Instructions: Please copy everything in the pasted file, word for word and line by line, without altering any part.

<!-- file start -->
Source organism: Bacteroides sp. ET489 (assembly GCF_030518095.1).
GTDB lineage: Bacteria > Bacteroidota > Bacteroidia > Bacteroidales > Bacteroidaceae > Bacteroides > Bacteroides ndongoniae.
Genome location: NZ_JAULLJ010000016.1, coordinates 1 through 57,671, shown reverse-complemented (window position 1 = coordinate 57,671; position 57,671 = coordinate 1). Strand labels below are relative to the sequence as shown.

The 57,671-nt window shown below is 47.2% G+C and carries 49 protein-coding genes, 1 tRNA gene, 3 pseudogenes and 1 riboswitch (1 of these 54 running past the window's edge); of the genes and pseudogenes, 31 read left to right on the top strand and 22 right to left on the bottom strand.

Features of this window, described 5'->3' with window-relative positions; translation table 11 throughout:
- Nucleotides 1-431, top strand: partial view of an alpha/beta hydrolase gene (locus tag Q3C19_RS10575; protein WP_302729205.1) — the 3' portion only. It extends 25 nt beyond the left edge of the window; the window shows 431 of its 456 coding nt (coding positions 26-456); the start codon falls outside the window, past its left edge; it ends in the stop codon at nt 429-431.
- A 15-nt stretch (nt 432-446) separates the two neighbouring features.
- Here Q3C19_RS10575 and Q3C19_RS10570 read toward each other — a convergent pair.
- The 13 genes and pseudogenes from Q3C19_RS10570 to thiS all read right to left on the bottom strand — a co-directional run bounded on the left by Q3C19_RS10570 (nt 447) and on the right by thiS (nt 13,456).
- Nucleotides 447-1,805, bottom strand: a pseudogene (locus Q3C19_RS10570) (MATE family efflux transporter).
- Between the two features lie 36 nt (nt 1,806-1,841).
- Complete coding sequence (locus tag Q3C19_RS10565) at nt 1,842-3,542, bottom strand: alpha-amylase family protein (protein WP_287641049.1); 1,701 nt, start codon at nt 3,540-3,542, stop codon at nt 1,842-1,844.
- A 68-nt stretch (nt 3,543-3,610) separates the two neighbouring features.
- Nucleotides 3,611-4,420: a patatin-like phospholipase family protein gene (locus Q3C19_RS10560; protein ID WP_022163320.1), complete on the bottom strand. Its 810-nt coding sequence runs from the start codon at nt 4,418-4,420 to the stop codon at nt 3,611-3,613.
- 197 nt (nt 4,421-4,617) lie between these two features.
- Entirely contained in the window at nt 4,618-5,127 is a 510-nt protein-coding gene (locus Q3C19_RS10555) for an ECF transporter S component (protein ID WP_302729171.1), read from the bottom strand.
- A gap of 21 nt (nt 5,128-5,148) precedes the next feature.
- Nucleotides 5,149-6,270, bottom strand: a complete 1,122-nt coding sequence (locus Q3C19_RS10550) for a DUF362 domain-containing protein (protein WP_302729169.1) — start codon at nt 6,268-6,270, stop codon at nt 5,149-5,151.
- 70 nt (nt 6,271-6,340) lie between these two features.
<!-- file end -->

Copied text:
Source organism: Bacteroides sp. ET489 (assembly GCF_030518095.1).
GTDB lineage: Bacteria > Bacteroidota > Bacteroidia > Bacteroidales > Bacteroidaceae > Bacteroides > Bacteroides ndongoniae.
Genome location: NZ_JAULLJ010000016.1, coordinates 1 through 57,671, shown reverse-complemented (window position 1 = coordinate 57,671; position 57,671 = coordinate 1). Strand labels below are relative to the sequence as shown.

The 57,671-nt window shown below is 47.2% G+C and carries 49 protein-coding genes, 1 tRNA gene, 3 pseudogenes and 1 riboswitch (1 of these 54 running past the window's edge); of the genes and pseudogenes, 31 read left to right on the top strand and 22 right to left on the bottom strand.

Features of this window, described 5'->3' with window-relative positions; translation table 11 throughout:
- Nucleotides 1-431, top strand: partial view of an alpha/beta hydrolase gene (locus tag Q3C19_RS10575; protein WP_302729205.1) — the 3' portion only. It extends 25 nt beyond the left edge of the window; the window shows 431 of its 456 coding nt (coding positions 26-456); the start codon falls outside the window, past its left edge; it ends in the stop codon at nt 429-431.
- A 15-nt stretch (nt 432-446) separates the two neighbouring features.
- Here Q3C19_RS10575 and Q3C19_RS10570 read toward each other — a convergent pair.
- The 13 genes and pseudogenes from Q3C19_RS10570 to thiS all read right to left on the bottom strand — a co-directional run bounded on the left by Q3C19_RS10570 (nt 447) and on the right by thiS (nt 13,456).
- Nucleotides 447-1,805, bottom strand: a pseudogene (locus Q3C19_RS10570) (MATE family efflux transporter).
- Between the two features lie 36 nt (nt 1,806-1,841).
- Complete coding sequence (locus tag Q3C19_RS10565) at nt 1,842-3,542, bottom strand: alpha-amylase family protein (protein WP_287641049.1); 1,701 nt, start codon at nt 3,540-3,542, stop codon at nt 1,842-1,844.
- A 68-nt stretch (nt 3,543-3,610) separates the two neighbouring features.
- Nucleotides 3,611-4,420: a patatin-like phospholipase family protein gene (locus Q3C19_RS10560; protein ID WP_022163320.1), complete on the bottom strand. Its 810-nt coding sequence runs from the start codon at nt 4,418-4,420 to the stop codon at nt 3,611-3,613.
- 197 nt (nt 4,421-4,617) lie between these two features.
- Entirely contained in the window at nt 4,618-5,127 is a 510-nt protein-coding gene (locus Q3C19_RS10555) for an ECF transporter S component (protein ID WP_302729171.1), read from the bottom strand.
- A gap of 21 nt (nt 5,128-5,148) precedes the next feature.
- Nucleotides 5,149-6,270, bottom strand: a complete 1,122-nt coding sequence (locus Q3C19_RS10550) for a DUF362 domain-containing protein (protein WP_302729169.1) — start codon at nt 6,268-6,270, stop codon at nt 5,149-5,151.
- 70 nt (nt 6,271-6,340) lie between these two features.